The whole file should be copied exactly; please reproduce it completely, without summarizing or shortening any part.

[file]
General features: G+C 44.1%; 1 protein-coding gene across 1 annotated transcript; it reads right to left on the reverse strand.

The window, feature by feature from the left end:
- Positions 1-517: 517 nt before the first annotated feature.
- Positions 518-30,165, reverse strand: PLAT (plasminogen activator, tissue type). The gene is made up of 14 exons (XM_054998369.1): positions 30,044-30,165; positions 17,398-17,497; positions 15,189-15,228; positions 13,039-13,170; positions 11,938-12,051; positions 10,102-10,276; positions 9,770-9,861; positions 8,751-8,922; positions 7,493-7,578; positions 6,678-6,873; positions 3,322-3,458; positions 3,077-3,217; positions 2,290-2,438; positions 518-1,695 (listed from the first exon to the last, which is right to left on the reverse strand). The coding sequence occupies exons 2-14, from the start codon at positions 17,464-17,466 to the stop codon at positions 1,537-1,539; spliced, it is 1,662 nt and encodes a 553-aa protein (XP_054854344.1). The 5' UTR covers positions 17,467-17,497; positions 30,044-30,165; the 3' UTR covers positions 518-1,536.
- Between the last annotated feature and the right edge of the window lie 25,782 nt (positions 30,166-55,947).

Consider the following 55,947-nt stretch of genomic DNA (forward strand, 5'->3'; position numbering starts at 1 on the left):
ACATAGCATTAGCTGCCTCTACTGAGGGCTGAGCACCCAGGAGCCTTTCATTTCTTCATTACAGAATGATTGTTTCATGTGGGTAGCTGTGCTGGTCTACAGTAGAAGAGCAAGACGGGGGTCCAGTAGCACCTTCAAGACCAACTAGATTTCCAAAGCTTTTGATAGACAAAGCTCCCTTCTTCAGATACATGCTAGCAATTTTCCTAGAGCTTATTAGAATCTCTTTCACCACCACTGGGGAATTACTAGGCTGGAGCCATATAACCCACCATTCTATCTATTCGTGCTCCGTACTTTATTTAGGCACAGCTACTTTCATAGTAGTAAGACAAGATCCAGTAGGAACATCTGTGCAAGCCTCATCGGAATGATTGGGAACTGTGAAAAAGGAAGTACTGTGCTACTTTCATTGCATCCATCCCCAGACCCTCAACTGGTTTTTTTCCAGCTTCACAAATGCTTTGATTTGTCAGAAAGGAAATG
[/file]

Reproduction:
General features: G+C 44.1%; 1 protein-coding gene across 1 annotated transcript; it reads right to left on the reverse strand.

The window, feature by feature from the left end:
- Positions 1-517: 517 nt before the first annotated feature.
- Positions 518-30,165, reverse strand: PLAT (plasminogen activator, tissue type). The gene is made up of 14 exons (XM_054998369.1): positions 30,044-30,165; positions 17,398-17,497; positions 15,189-15,228; positions 13,039-13,170; positions 11,938-12,051; positions 10,102-10,276; positions 9,770-9,861; positions 8,751-8,922; positions 7,493-7,578; positions 6,678-6,873; positions 3,322-3,458; positions 3,077-3,217; positions 2,290-2,438; positions 518-1,695 (listed from the first exon to the last, which is right to left on the reverse strand). The coding sequence occupies exons 2-14, from the start codon at positions 17,464-17,466 to the stop codon at positions 1,537-1,539; spliced, it is 1,662 nt and encodes a 553-aa protein (XP_054854344.1). The 5' UTR covers positions 17,467-17,497; positions 30,044-30,165; the 3' UTR covers positions 518-1,536.
- Between the last annotated feature and the right edge of the window lie 25,782 nt (positions 30,166-55,947).

Consider the following 55,947-nt stretch of genomic DNA (forward strand, 5'->3'; position numbering starts at 1 on the left):
ACATAGCATTAGCTGCCTCTACTGAGGGCTGAGCACCCAGGAGCCTTTCATTTCTTCATTACAGAATGATTGTTTCATGTGGGTAGCTGTGCTGGTCTACAGTAGAAGAGCAAGACGGGGGTCCAGTAGCACCTTCAAGACCAACTAGATTTCCAAAGCTTTTGATAGACAAAGCTCCCTTCTTCAGATACATGCTAGCAATTTTCCTAGAGCTTATTAGAATCTCTTTCACCACCACTGGGGAATTACTAGGCTGGAGCCATATAACCCACCATTCTATCTATTCGTGCTCCGTACTTTATTTAGGCACAGCTACTTTCATAGTAGTAAGACAAGATCCAGTAGGAACATCTGTGCAAGCCTCATCGGAATGATTGGGAACTGTGAAAAAGGAAGTACTGTGCTACTTTCATTGCATCCATCCCCAGACCCTCAACTGGTTTTTTTCCAGCTTCACAAATGCTTTGATTTGTCAGAAAGGAAATG